• This number went to {State[Death Rate Drugs 2019]} in 2019.
  • The most recent figure for 2021 is {State[Death Rate Drugs 2021]}.

{graph[line,Death Rate Drugs 2014,Death Rate Drugs 2019,Death Rate Drugs 2021]}

Opioid Misuse and Disorders in {State}

  • Percentage of Adult Population Misusing Opioids: {State[Opioid Misuse 18 plus]}
  • Adult Opioid Use Disorder: {State[Opioid Use Disorder 18 plus]} reported a disorder.
  • Youth Opioid Misuse: {State[Opioid Misuse Under 18]} of those under 18 reported misuse.
  • Youth Opioid Use Disorder: {State[Opioid Use Disorder under 18]} reported a disorder.

Overall Need for Drug Treatment in {State}

  • Adults Needing But Not Receiving Treatment (All Drug Types): {State[Need Treatment But Not 18 plus]}.
  • Youth Needing But Not Receiving Treatment (All Drug Types): {State[Need treatment but not under 18]}.

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Sources

  1. “Suboxone.” Drugs.com
  2. “Buprenorphine.” Substance Abuse and Mental Health Services Administration.
  3. “Naltrexone.” Substance Abuse and Mental Health Services Administration.
  4. “Zubsolv vs Suboxone: What’s the Difference?” Drugs.com.
  5. Velander JR. “Suboxone: Rationale, Science, Misconceptions.” Ochsner J, 2018.6. Shulman M, Wai JM, Nunes EV. “Buprenorphine Treatment for Opioid Use Disorder: An Overview.” CNS Drugs, 2019.

Get matched with an affordable mental health counselor

Find a Therapist

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What is Suboxone?

Healthcare providers commonly use suboxone to treat opioid addiction. It’s a combination medication of buprenorphine and naloxone.

The drug works by reducing cravings for opioids, which helps prevent withdrawal symptoms from occurring.

  • Buprenorphine: An opioid partial agonist; it produces the same effects as opioids but in smaller doses.
  • Naloxone: An opioid antagonist; it blocks the effects of opioid drugs.

You must take Suboxone under a healthcare professional’s supervision. Misuse of the drug can cause serious side effects and complications.

How to Take Suboxone

Healthcare providers typically administer suboxone as a sublingual film or tablet that dissolves under the tongue. They usually prescribe it as a part of comprehensive treatment in combination with counseling and behavioral therapies.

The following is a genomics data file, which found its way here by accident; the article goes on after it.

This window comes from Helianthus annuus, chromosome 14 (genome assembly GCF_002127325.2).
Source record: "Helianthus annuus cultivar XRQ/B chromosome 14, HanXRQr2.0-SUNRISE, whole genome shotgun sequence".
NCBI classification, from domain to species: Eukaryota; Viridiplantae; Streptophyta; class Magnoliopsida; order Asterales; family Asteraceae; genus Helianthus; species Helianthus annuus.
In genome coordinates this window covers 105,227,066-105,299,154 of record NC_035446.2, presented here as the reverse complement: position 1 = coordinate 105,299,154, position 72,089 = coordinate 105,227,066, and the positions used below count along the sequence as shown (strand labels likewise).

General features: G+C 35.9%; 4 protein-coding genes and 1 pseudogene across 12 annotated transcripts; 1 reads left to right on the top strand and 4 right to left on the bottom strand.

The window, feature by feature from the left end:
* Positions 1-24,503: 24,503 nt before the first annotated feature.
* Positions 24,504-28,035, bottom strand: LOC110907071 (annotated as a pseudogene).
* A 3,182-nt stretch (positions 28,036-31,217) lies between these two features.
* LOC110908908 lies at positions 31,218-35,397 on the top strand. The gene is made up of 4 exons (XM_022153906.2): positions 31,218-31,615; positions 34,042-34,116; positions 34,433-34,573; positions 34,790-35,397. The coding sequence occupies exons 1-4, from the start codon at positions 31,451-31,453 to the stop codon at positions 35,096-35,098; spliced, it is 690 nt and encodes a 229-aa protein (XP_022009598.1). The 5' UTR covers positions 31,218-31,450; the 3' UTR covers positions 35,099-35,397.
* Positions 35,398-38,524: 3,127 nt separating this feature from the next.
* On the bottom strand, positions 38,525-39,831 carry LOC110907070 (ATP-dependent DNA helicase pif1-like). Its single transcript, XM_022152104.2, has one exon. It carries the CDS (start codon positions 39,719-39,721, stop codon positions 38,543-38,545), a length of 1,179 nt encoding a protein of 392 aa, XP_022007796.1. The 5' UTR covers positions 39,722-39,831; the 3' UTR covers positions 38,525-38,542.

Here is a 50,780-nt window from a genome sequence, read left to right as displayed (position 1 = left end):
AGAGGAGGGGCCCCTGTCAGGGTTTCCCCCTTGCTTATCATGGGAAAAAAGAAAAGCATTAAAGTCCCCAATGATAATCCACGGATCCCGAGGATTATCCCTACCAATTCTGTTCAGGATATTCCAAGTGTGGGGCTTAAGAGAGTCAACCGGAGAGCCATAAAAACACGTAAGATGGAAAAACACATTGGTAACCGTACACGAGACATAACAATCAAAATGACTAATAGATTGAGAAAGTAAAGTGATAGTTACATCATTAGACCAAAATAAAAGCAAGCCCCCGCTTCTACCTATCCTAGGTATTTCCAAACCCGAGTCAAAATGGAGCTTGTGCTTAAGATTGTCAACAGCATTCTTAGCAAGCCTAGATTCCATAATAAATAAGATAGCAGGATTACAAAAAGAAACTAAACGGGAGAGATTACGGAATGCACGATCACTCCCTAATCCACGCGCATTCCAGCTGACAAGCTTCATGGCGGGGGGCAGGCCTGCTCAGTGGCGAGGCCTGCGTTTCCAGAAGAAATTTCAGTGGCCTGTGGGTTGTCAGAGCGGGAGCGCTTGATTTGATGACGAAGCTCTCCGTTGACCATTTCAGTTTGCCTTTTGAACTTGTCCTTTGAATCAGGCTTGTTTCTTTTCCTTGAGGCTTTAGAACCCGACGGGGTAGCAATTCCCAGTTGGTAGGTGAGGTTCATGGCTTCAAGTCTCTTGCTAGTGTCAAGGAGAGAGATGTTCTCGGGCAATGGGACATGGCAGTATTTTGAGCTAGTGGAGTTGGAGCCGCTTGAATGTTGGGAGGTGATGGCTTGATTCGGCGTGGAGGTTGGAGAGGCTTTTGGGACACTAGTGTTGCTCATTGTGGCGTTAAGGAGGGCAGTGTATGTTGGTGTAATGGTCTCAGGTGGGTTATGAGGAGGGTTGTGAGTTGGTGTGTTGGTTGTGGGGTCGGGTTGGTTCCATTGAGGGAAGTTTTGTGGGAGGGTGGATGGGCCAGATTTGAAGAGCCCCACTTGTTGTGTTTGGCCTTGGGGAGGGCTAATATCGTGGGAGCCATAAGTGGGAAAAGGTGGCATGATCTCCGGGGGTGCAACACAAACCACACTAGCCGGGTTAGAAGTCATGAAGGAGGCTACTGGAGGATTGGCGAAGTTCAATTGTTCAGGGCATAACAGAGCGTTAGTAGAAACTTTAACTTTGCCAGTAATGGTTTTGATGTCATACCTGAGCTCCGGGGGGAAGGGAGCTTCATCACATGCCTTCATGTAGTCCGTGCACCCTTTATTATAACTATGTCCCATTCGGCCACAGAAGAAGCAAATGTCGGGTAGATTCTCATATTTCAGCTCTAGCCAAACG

When taking Suboxone, following your doctor’s instructions carefully is essential.

Sublingual films and tablets should be placed under the tongue and allowed to dissolve completely—usually within 10 minutes. Swallowing the film may decrease its effectiveness.

How Long Do I Need to Take Suboxone?

The duration of Suboxone treatment will vary per individual. Treatment time may take longer or shorter, depending on the following:

  • Your condition
  • Response to treatment
  • Other medications you may be taking

Your doctor will determine the best treatment plan suited to your needs. They will also conduct ongoing assessments to monitor your progress and adjust treatment as necessary.

Alternatives to Suboxone

Suboxone isn’t the only drug that can treat opioid addiction. Alternatives to Suboxone include:

Methadone

Methadone is a long-acting opioid agonist. It binds to the same receptors in the brain as other opioids, like heroin and oxycodone. The drug helps reduce withdrawal symptoms and feelings of euphoria. 

Naxeltrone

Naxeltrone is another popular alternative to Suboxone. The drug blocks the effects of opioids on the brain. It helps reduce cravings associated with opioid addiction.

Zubsolv

Zubsolv is another brand name for a drug that combines buprenorphine and naloxone. Unlike Suboxone, this drug is available as a tablet.

You must dissolve the tablet in your mouth within 5 minutes. Some prefer Zubsolv over Suboxone because of its taste and ease of administration. 

Precautions for Suboxone

Suboxone can cause severe problems if not taken correctly. As such, follow these precautions for the drug:

  • Always take Suboxone under a doctor’s supervision.
  • Never try to adjust your dosage (such as taking too little or too much) on your own.
  • Keep up with all doctor appointments so they can monitor your progress. 
  • Be transparent about your medical history, as this can impact Suboxone’s effects on your body.
  • Don’t drink alcohol and take other depressants while on Suboxone. 

Massachusetts Drug Overdose and Mortality Rates

  • In 2014, the death rate per 100,000 was 19.
  • This number went to 32.1 in 2019.
  • The most recent figure for 2021 is 36.8.

Opioid Misuse and Disorders in Massachusetts

  • Percentage of Adult Population Misusing Opioids: 3.43%
  • Adult Opioid Use Disorder: 1.66% reported a disorder.
  • Youth Opioid Misuse: 1.78% of those under 18 reported misuse.
  • Youth Opioid Use Disorder: 0.73% reported a disorder.

Overall Need for Drug Treatment in Massachusetts

  • Adults Needing But Not Receiving Treatment (All Drug Types): 6.60%.
  • Youth Needing But Not Receiving Treatment (All Drug Types): 6.12%.

Sources

  1. "Suboxone." Drugs.com
  2. "Buprenorphine." Substance Abuse and Mental Health Services Administration.
  3. "Naltrexone." Substance Abuse and Mental Health Services Administration.
  4. "Zubsolv vs Suboxone: What's the Difference?" Drugs.com.
  5. Velander JR. "Suboxone: Rationale, Science, Misconceptions." Ochsner J, 2018.6. Shulman M, Wai JM, Nunes EV. "Buprenorphine Treatment for Opioid Use Disorder: An Overview." CNS Drugs, 2019.